What Coaches Need To Know About Couple’s Retirement Coaching

14 February 2022

#1 It’s not easy

Retirement creates various layers of complexities for an individual. So much more for a couple trying to figure retirement out together.

Here, retirement coaches have a profound opportunity to anchor constructive conversations for clients, reveal the differences they are facing, help them reach some common ground, and ultimately grow closer in this next phase of life together.

#2 Coaches need a framework for working with couples

It’s fair to say each spouse will have preconceived notions, differing attitudes, and priorities about life in retirement.

The couple’s coaching process entails each spouse developing an ‘individual retirement vision’.

Next each spouse takes turns exchanging visions, and exploring where they align and where they diverge, particularly around new experiences and interests they’d like to pursue, and how much time each spouse wants to spend alone, together, and/or with others.

Invariably, spouses can be surprised as they could be hearing certain preferences for the first time, and while these discoveries can yield unexpected insights, the goal is to create a ‘shared retirement vision’ that is flexible since life situations can suddenly change.

#3 Questions to get couples talking more about their Individual and Combined Retirement Visions

  1. What new things do you want to learn?
  2. What do you most want to see and/or experience?
  3. What have you always wanted to do, but haven’t done yet?
  4. What are your biggest dreams, goals, and aspirations?
  5. If you had unlimited money, time, and resources, what would you want to do – alone, together, and/or with others?
  6. How can you live your life with a greater sense of meaning and purpose?
  7. What relationships, if any, do you want to strengthen (or dissolve)?
  8. Where do you want to live?
  9. What do you perceive you will gain (or lose) if you tried what your spouse is suggesting?
  10. What other ways have you had to make trade-offs throughout your relationship?
  11. What is one step you can take to move towards a win-win solution with your spouse?
  12. What would be the impact of the timing of your retirement – if you retired together, and at different times?

#4 How to handle emotionally charged conversations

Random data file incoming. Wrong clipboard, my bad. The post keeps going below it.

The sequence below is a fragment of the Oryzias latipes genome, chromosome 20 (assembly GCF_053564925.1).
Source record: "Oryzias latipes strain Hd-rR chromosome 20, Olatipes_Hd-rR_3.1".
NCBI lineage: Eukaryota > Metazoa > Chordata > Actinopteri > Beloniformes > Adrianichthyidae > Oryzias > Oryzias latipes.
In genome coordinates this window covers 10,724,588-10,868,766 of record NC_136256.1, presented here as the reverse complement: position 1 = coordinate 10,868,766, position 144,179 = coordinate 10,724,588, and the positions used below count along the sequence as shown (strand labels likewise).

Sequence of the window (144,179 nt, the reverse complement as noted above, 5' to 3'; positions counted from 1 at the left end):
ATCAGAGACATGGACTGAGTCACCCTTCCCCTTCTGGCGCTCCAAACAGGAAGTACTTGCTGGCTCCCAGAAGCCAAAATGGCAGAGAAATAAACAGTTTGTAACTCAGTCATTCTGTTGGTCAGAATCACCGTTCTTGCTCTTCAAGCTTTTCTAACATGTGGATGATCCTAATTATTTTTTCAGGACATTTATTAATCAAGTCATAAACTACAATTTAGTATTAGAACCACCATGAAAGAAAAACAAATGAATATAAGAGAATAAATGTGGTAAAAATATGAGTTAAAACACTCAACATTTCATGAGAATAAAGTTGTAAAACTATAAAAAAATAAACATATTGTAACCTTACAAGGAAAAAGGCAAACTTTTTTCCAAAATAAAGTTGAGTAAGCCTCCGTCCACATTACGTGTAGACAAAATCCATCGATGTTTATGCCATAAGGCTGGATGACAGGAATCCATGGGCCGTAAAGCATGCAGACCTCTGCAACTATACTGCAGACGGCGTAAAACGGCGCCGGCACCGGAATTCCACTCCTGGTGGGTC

In my experience, couples in session can start arguing when struggling to communicate.

The key here is for the coach to remain neutral and to make room for each spouse to safely express his/her feelings and viewpoint.

In the heat of the moment, you may want to interject and say, ‘I hear loud and clear that you’re both angry because you are not feeling heard and appreciated’.

It’s helpful to normalize these challenges and affirm that many couples face similar issues. In fact, the Holmes-Rahe stress scale ranks retirement from work as the 10th most stressful life event. Paired with other impending changes in living conditions, it’s not surprising to encounter a momentary breakdown in communication.

When the couple sees you are not afraid of their strong emotions and are able to guide them to process what’s going on between them, it helps build trust and confidence.

#5 Strategies for bringing each (position) a little closer to the other

  • If the wishes of one spouse seem to be dominating the other’s, it’s helpful to suggest reaching a compromise where ‘Sometimes it’s your way and sometimes it’s my way’. For example, the ‘homebody’ sometimes goes out for an evening with friends (cheerfully) and the ‘social butterfly’ sometimes stays in for movie night (cheerfully).
  • To foster problem-solving, it may benefit couples to set ‘communication ground rules’ such as avoiding the use of words ‘always’ and ‘never’, as these words project past actions into the future.
  • To avoid projecting blame, it’s useful to encourage the use of ‘I’ statements because saying ‘I feel __ when that happens’ or ‘I feel __ when I’m not able to express what’s important to me’ is a more effective way of owning their feelings.
  • For couples who aren’t used to discussing difficult topics, they may find it productive to set a ‘conversation time limit’, of 5 to 10 minutes. Then taking time out to reflect on the issue. And coming back when they are ready for the next 5 to 10 minutes discussion.
  • For couples who have been together a long time, it’s important to check-in with the speaker to determine if the other spouse has heard the message as it was intended, and not to make any assumptions or rely on his/her own interpretation.

#6 What to do if the couple remains stuck?

The couple’s retirement coach can emphasize that there are certain topics which require ongoing discussion to work through and can also re-focus conversations on areas where there is more positive energy to be grateful and appreciative.

However, the coach must bear in mind there may be long-standing issues between the couple and may suggest they seek couples therapy first to resolve these issues, before returning for retirement coaching.



Susan Poh is a Retirement Coach committed to changing the way people think about, and plan for the non-financial aspects of retirement. As a certified professional coach, she has found retirement to be the most fascinating, yet least understood phase of life, and is passionate about helping people navigate the…read more

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